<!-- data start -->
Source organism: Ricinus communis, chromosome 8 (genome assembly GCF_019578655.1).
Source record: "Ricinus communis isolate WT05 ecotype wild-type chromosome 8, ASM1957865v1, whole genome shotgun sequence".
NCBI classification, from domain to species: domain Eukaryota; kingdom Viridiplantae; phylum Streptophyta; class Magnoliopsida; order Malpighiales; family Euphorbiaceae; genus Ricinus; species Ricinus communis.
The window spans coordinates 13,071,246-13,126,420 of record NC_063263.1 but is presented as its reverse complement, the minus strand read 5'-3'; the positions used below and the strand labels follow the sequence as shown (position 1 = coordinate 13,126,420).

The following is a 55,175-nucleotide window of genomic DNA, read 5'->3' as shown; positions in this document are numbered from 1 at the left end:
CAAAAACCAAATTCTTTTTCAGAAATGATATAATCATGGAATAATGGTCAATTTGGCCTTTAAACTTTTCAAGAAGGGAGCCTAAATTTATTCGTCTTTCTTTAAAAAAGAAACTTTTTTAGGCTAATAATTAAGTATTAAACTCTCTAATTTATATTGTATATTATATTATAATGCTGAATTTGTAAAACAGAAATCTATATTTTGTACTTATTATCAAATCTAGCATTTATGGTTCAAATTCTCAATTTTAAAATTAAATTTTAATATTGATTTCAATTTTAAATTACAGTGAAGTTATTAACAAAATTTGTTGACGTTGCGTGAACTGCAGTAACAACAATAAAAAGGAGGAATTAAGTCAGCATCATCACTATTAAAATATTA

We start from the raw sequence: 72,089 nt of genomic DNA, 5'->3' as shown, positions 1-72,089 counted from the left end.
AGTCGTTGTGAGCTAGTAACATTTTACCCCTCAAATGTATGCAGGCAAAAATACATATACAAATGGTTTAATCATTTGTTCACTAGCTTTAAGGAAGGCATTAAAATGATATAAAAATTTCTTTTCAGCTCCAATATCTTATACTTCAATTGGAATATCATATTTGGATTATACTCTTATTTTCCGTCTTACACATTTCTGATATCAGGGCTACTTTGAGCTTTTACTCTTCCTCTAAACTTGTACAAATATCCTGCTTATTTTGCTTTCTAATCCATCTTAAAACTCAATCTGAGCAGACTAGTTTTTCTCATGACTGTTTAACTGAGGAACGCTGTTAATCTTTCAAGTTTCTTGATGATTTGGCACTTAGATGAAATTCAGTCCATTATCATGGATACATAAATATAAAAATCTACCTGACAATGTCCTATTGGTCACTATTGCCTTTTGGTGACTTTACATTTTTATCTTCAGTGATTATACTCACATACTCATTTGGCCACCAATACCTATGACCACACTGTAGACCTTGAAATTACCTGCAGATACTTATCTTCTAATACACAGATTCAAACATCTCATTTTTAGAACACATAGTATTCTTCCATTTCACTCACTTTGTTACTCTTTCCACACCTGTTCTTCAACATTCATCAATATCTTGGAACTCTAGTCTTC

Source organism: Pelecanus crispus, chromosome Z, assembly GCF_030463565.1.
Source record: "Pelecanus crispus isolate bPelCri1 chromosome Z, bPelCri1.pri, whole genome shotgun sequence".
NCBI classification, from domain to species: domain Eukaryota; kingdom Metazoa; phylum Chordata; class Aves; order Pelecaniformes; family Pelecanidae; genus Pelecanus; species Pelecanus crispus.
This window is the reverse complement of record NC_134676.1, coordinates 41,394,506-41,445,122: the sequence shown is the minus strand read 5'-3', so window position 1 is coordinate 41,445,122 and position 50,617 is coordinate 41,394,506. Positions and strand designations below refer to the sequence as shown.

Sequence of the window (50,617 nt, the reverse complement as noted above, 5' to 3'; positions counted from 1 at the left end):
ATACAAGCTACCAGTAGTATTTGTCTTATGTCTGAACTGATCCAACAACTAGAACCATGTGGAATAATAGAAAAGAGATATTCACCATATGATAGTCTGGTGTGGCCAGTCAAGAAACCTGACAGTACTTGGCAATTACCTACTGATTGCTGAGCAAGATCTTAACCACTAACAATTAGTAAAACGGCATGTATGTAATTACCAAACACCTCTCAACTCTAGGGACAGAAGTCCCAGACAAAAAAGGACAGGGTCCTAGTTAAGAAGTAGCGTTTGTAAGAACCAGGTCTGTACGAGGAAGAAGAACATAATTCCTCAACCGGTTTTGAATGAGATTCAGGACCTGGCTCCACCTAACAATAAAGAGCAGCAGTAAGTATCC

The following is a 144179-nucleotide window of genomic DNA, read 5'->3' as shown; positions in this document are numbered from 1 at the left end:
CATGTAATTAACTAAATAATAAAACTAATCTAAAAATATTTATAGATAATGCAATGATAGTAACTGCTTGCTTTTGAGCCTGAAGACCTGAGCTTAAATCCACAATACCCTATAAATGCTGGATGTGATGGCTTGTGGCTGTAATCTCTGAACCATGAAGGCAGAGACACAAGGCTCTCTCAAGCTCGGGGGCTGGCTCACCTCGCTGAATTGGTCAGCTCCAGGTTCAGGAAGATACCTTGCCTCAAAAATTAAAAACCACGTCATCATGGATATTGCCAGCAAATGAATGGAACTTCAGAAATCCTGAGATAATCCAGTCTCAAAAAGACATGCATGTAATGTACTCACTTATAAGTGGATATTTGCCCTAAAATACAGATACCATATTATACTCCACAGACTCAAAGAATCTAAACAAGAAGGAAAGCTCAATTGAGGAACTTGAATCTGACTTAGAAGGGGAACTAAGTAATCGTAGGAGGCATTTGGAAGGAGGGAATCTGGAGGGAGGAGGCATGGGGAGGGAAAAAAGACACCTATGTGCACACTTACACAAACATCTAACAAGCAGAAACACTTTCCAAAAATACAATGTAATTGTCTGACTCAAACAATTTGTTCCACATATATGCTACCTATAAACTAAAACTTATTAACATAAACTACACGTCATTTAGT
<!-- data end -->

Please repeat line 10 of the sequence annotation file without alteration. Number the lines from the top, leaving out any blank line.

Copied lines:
Source record: "Pelecanus crispus isolate bPelCri1 chromosome Z, bPelCri1.pri, whole genome shotgun sequence".